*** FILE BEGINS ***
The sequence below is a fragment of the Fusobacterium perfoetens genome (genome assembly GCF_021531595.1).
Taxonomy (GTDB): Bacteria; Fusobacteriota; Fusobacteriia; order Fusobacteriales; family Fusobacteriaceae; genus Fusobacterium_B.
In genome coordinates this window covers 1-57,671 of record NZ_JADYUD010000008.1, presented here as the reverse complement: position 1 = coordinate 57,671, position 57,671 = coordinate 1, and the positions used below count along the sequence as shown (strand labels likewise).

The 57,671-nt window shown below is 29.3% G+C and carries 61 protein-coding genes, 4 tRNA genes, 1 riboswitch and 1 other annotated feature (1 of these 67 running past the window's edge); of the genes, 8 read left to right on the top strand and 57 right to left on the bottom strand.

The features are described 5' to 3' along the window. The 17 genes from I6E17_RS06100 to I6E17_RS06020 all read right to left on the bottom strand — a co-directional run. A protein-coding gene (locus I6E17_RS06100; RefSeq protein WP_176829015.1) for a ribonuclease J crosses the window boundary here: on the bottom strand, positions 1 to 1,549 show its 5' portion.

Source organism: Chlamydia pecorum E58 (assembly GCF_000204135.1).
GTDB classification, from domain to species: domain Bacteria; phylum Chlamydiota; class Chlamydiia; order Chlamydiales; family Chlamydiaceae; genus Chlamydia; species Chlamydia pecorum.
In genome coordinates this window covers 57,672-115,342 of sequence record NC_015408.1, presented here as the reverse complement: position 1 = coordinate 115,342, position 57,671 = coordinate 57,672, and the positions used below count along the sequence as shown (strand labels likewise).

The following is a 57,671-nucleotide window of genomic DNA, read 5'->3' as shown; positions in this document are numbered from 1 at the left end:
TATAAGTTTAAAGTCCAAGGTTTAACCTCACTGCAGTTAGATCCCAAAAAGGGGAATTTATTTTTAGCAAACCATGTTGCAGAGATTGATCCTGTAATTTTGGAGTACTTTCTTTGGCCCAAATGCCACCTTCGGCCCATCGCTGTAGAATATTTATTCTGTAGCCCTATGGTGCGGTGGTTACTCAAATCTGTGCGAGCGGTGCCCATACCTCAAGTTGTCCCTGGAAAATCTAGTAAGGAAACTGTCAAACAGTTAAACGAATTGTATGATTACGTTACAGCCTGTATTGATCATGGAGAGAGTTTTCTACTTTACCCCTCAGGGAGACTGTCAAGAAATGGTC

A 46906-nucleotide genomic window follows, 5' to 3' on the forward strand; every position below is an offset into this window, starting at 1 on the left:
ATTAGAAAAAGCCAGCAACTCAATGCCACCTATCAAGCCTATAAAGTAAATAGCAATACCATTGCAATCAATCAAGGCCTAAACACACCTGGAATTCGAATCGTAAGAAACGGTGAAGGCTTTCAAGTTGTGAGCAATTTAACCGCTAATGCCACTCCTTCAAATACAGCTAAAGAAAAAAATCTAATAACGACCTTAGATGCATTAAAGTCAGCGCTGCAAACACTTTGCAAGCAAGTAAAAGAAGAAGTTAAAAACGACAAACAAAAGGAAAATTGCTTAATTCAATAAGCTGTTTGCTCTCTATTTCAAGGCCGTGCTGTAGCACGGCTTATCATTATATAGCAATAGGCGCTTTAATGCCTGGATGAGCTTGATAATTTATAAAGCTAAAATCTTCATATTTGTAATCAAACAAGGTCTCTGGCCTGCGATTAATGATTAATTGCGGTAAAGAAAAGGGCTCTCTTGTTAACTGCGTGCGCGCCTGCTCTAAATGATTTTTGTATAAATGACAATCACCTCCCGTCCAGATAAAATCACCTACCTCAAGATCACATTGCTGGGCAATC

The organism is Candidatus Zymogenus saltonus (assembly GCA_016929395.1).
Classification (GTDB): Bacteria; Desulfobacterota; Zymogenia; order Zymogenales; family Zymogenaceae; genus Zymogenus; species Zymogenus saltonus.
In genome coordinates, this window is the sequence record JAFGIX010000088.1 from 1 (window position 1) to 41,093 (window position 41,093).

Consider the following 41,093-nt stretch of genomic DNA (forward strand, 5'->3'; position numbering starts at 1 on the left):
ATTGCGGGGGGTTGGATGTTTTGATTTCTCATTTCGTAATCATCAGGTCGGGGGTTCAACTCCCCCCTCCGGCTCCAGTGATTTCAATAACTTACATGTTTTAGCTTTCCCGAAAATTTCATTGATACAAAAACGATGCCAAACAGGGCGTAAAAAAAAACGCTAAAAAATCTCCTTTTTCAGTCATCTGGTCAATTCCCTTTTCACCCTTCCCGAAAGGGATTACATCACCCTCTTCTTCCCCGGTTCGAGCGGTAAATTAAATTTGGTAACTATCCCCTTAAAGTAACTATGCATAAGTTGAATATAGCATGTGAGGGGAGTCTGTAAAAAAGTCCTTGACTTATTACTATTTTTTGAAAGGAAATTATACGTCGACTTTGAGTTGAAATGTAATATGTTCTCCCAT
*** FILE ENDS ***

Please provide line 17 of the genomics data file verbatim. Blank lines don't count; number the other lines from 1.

ATTGCGGGGGGTTGGATGTTTTGATTTCTCATTTCGTAATCATCAGGTCGGGGGTTCAACTCCCCCCTCCGGCTCCAGTGATTTCAATAACTTACATGTTTTAGCTTTCCCGAAAATTTCATTGATACAAAAACGATGCCAAACAGGGCGTAAAAAAAAACGCTAAAAAATCTCCTTTTTCAGTCATCTGGTCAATTCCCTTTTCACCCTTCCCGAAAGGGATTACATCACCCTCTTCTTCCCCGGTTCGAGCGGTAAATTAAATTTGGTAACTATCCCCTTAAAGTAACTATGCATAAGTTGAATATAGCATGTGAGGGGAGTCTGTAAAAAAGTCCTTGACTTATTACTATTTTTTGAAAGGAAATTATACGTCGACTTTGAGTTGAAATGTAATATGTTCTCCCAT